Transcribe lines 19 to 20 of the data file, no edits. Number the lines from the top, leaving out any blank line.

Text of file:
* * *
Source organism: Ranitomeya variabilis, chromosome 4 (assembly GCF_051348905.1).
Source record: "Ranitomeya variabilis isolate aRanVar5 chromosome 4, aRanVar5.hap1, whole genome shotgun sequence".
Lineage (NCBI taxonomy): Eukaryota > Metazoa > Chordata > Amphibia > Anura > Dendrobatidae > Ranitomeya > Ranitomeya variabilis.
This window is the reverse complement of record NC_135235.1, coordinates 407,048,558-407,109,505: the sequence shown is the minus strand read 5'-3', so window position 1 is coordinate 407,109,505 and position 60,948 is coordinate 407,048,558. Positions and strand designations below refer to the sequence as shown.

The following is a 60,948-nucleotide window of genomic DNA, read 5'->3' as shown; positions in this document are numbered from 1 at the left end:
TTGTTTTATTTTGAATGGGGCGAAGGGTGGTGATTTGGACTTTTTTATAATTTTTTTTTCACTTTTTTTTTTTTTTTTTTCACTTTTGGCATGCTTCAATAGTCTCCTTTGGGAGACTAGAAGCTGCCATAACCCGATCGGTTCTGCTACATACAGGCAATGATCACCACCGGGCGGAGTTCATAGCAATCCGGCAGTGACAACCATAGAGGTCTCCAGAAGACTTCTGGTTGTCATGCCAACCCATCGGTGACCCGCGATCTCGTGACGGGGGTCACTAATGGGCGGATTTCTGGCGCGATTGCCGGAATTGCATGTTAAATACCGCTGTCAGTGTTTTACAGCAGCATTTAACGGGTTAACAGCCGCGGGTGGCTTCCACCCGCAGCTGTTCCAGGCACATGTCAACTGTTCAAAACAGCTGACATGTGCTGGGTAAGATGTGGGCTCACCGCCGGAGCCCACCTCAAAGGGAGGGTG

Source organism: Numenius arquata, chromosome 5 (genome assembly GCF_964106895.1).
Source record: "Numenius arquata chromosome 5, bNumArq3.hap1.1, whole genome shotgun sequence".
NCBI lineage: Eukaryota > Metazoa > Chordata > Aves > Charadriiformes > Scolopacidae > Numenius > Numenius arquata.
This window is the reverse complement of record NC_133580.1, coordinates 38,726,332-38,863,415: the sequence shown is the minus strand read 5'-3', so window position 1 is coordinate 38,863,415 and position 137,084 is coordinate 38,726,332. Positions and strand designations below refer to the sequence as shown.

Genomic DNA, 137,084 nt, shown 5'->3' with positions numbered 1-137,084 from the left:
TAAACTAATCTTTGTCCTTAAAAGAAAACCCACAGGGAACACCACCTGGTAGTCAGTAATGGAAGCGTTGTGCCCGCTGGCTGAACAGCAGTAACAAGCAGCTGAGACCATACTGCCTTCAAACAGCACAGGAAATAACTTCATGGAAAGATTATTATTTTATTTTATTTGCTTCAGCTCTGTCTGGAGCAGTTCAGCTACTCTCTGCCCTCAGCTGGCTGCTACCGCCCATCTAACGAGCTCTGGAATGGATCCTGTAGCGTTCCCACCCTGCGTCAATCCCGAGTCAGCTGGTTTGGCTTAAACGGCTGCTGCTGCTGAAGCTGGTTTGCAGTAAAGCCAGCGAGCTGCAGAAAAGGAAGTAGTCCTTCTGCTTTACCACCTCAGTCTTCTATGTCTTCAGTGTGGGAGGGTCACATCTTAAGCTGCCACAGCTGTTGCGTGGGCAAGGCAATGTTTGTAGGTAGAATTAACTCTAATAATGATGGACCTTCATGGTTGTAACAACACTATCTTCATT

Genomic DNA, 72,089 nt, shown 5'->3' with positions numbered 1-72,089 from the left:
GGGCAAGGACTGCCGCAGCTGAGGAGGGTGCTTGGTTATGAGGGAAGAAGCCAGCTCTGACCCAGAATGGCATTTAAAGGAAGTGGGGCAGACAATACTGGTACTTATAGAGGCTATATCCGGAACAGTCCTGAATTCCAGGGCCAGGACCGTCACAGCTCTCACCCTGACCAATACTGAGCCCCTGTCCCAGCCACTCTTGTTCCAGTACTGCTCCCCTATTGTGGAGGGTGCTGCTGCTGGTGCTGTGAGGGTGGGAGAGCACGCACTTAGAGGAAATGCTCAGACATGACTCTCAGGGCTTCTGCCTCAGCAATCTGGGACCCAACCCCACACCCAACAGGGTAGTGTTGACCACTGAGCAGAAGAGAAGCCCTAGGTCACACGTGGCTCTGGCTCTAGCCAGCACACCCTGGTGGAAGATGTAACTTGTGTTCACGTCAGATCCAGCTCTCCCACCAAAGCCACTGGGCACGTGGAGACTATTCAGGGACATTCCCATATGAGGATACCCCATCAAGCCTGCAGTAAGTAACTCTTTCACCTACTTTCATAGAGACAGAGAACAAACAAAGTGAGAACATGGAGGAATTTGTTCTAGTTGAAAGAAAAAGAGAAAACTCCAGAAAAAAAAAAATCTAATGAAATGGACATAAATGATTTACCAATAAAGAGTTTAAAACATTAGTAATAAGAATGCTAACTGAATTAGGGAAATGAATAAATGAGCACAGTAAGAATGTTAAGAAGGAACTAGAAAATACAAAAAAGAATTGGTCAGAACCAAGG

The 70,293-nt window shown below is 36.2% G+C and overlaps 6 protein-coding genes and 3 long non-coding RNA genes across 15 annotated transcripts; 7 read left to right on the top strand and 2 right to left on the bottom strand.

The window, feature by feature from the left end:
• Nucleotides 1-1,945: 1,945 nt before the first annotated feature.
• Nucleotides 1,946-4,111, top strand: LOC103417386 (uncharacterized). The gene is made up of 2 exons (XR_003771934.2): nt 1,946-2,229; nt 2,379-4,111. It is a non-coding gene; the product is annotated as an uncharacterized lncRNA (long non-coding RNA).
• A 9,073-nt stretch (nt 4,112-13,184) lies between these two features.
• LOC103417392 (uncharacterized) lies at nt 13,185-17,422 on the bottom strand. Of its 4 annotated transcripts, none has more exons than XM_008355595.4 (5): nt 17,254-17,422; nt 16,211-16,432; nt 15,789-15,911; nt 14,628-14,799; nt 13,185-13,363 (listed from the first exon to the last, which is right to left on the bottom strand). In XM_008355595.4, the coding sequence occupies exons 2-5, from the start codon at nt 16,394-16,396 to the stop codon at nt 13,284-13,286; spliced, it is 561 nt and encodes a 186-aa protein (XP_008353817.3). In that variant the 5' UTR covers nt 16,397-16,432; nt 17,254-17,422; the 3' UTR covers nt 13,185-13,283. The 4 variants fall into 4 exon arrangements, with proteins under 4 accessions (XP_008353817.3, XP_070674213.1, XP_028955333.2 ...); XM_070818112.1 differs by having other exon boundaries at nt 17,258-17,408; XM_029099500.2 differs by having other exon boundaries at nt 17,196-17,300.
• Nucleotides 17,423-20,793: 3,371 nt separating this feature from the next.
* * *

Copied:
• A 9,073-nt stretch (nt 4,112-13,184) lies between these two features.
• LOC103417392 (uncharacterized) lies at nt 13,185-17,422 on the bottom strand. Of its 4 annotated transcripts, none has more exons than XM_008355595.4 (5): nt 17,254-17,422; nt 16,211-16,432; nt 15,789-15,911; nt 14,628-14,799; nt 13,185-13,363 (listed from the first exon to the last, which is right to left on the bottom strand). In XM_008355595.4, the coding sequence occupies exons 2-5, from the start codon at nt 16,394-16,396 to the stop codon at nt 13,284-13,286; spliced, it is 561 nt and encodes a 186-aa protein (XP_008353817.3). In that variant the 5' UTR covers nt 16,397-16,432; nt 17,254-17,422; the 3' UTR covers nt 13,185-13,283. The 4 variants fall into 4 exon arrangements, with proteins under 4 accessions (XP_008353817.3, XP_070674213.1, XP_028955333.2 ...); XM_070818112.1 differs by having other exon boundaries at nt 17,258-17,408; XM_029099500.2 differs by having other exon boundaries at nt 17,196-17,300.